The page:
"He was a boyhood hero of mine," team president David Montgomery said. "Then I had a chance to meet him personally. I remember pinching myself knowing I was talking to Robin Roberts. His career and stats speak for themselves. But first and foremost he was a friend and we’ll miss him badly."
I know how he feels, as I grew up cheering the Phillies from the mid-1950’s to today. My dad always liked him and often called him a gentleman. We’d try to catch him at Connie Mack Stadium when we could.
They don’t make pitchers like him anymore. For seven straight years he pitched 280 or more innings.
The right-hander was the most productive pitcher in the National League in the first half of the 1950s, topping the league in wins from 1952 to 1955, innings pitched from ’51 to ’55 and complete games from ’52 to ’56.
He won 286 games and put together six consecutive 20-win seasons. Roberts had 45 career shutouts, 2,357 strikeouts and a lifetime ERA of 3.41. He pitched 305 complete games, but also holds the distinction of giving up more home runs than any other major league pitcher.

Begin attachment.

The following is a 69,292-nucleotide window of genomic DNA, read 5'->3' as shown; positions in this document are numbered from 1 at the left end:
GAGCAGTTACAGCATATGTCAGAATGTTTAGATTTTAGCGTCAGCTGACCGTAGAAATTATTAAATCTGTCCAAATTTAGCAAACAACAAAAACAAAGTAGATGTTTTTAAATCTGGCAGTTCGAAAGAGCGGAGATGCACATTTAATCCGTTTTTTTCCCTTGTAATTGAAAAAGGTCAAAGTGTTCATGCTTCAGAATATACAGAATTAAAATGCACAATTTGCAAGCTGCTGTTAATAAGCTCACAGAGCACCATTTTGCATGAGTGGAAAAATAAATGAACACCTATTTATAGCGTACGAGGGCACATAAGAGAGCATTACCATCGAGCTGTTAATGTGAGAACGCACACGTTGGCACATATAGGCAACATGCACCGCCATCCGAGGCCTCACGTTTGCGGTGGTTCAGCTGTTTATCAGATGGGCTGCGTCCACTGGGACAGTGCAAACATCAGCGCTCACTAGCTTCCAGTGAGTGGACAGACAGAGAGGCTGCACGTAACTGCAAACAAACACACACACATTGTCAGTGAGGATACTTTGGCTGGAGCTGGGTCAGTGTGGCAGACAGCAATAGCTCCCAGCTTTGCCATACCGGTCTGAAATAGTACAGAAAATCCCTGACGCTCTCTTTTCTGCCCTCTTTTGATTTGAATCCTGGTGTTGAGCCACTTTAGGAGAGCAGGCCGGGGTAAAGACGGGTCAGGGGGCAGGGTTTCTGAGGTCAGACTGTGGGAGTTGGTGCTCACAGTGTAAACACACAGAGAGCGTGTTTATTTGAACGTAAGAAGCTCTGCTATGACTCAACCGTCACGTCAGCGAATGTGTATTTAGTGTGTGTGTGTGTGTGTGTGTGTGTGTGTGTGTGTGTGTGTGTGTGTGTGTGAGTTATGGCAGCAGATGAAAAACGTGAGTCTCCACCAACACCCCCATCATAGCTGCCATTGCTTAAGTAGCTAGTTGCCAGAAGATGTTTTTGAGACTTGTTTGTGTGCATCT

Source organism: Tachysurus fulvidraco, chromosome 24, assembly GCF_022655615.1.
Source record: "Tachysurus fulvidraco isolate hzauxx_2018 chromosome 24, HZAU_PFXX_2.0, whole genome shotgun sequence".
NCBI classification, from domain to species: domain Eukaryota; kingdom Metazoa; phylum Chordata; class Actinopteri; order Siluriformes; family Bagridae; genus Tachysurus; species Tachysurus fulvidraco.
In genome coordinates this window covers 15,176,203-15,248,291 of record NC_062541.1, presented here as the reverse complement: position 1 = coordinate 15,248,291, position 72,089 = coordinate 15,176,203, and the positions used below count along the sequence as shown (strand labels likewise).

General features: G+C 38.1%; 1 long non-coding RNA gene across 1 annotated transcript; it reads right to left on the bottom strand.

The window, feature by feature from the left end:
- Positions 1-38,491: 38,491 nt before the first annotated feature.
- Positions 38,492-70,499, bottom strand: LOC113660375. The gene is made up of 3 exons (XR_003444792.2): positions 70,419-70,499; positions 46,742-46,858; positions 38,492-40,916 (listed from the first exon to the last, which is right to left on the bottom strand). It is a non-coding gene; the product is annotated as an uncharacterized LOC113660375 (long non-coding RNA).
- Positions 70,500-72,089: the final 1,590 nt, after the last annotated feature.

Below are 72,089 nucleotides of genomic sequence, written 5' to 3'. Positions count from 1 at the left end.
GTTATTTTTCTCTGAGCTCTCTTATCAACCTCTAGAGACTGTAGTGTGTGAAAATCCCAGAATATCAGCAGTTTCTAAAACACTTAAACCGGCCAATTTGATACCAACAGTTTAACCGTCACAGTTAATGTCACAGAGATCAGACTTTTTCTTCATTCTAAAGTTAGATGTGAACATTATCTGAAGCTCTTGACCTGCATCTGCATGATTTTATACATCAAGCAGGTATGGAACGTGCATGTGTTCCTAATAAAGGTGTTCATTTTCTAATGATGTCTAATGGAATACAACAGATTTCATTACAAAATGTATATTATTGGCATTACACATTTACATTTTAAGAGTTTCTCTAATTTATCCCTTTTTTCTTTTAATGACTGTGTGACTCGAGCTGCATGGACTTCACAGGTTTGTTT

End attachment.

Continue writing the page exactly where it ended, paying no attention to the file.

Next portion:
“Workhorse is a weak description,” Philadelphia Daily News writer Stan Hochman wrote about Roberts in 2003. “He was a mule, stubborn …. and willing to toil from sunup to sundown.”
Years ago while working as a reporter I had a chance to interview him. Afterward, I asked for his autograph on the underside of the bill of a baseball cap I had. But then I continued to wear the hat and sweat soon melted the autograph away.
But I met him. That was enough